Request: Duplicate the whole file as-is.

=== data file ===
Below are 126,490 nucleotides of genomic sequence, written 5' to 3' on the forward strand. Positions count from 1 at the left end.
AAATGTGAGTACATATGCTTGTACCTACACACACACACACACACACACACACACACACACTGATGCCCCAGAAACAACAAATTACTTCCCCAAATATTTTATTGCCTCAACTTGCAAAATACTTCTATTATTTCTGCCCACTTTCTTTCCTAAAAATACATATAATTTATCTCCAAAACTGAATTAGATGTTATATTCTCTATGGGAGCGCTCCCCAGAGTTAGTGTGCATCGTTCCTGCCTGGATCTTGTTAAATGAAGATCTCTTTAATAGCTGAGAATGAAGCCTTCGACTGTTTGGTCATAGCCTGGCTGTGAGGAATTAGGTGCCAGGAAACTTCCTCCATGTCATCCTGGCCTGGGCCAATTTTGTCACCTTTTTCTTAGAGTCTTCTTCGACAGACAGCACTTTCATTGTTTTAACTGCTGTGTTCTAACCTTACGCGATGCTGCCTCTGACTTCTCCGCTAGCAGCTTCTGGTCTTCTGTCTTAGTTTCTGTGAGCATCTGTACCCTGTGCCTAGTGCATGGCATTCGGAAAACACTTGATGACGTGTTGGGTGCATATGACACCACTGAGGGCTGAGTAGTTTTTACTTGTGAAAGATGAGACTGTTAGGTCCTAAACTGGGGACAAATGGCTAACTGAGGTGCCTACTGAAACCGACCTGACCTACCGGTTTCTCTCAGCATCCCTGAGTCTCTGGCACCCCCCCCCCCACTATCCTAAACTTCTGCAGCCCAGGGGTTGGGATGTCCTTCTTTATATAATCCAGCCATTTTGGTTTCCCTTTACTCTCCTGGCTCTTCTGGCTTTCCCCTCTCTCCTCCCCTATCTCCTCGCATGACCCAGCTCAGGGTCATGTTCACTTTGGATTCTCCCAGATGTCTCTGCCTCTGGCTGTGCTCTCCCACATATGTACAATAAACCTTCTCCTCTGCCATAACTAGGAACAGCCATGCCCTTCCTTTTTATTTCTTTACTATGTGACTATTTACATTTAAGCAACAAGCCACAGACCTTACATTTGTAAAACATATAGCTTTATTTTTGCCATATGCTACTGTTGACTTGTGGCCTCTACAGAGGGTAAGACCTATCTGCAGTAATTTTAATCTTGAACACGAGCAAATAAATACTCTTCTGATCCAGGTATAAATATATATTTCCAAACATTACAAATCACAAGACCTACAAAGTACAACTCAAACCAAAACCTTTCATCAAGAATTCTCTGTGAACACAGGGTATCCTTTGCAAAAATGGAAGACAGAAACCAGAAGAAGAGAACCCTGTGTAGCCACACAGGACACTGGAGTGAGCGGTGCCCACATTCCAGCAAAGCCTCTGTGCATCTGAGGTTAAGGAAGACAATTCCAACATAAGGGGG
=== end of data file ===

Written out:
Below are 126,490 nucleotides of genomic sequence, written 5' to 3' on the forward strand. Positions count from 1 at the left end.
AAATGTGAGTACATATGCTTGTACCTACACACACACACACACACACACACACACACACACTGATGCCCCAGAAACAACAAATTACTTCCCCAAATATTTTATTGCCTCAACTTGCAAAATACTTCTATTATTTCTGCCCACTTTCTTTCCTAAAAATACATATAATTTATCTCCAAAACTGAATTAGATGTTATATTCTCTATGGGAGCGCTCCCCAGAGTTAGTGTGCATCGTTCCTGCCTGGATCTTGTTAAATGAAGATCTCTTTAATAGCTGAGAATGAAGCCTTCGACTGTTTGGTCATAGCCTGGCTGTGAGGAATTAGGTGCCAGGAAACTTCCTCCATGTCATCCTGGCCTGGGCCAATTTTGTCACCTTTTTCTTAGAGTCTTCTTCGACAGACAGCACTTTCATTGTTTTAACTGCTGTGTTCTAACCTTACGCGATGCTGCCTCTGACTTCTCCGCTAGCAGCTTCTGGTCTTCTGTCTTAGTTTCTGTGAGCATCTGTACCCTGTGCCTAGTGCATGGCATTCGGAAAACACTTGATGACGTGTTGGGTGCATATGACACCACTGAGGGCTGAGTAGTTTTTACTTGTGAAAGATGAGACTGTTAGGTCCTAAACTGGGGACAAATGGCTAACTGAGGTGCCTACTGAAACCGACCTGACCTACCGGTTTCTCTCAGCATCCCTGAGTCTCTGGCACCCCCCCCCCCACTATCCTAAACTTCTGCAGCCCAGGGGTTGGGATGTCCTTCTTTATATAATCCAGCCATTTTGGTTTCCCTTTACTCTCCTGGCTCTTCTGGCTTTCCCCTCTCTCCTCCCCTATCTCCTCGCATGACCCAGCTCAGGGTCATGTTCACTTTGGATTCTCCCAGATGTCTCTGCCTCTGGCTGTGCTCTCCCACATATGTACAATAAACCTTCTCCTCTGCCATAACTAGGAACAGCCATGCCCTTCCTTTTTATTTCTTTACTATGTGACTATTTACATTTAAGCAACAAGCCACAGACCTTACATTTGTAAAACATATAGCTTTATTTTTGCCATATGCTACTGTTGACTTGTGGCCTCTACAGAGGGTAAGACCTATCTGCAGTAATTTTAATCTTGAACACGAGCAAATAAATACTCTTCTGATCCAGGTATAAATATATATTTCCAAACATTACAAATCACAAGACCTACAAAGTACAACTCAAACCAAAACCTTTCATCAAGAATTCTCTGTGAACACAGGGTATCCTTTGCAAAAATGGAAGACAGAAACCAGAAGAAGAGAACCCTGTGTAGCCACACAGGACACTGGAGTGAGCGGTGCCCACATTCCAGCAAAGCCTCTGTGCATCTGAGGTTAAGGAAGACAATTCCAACATAAGGGGG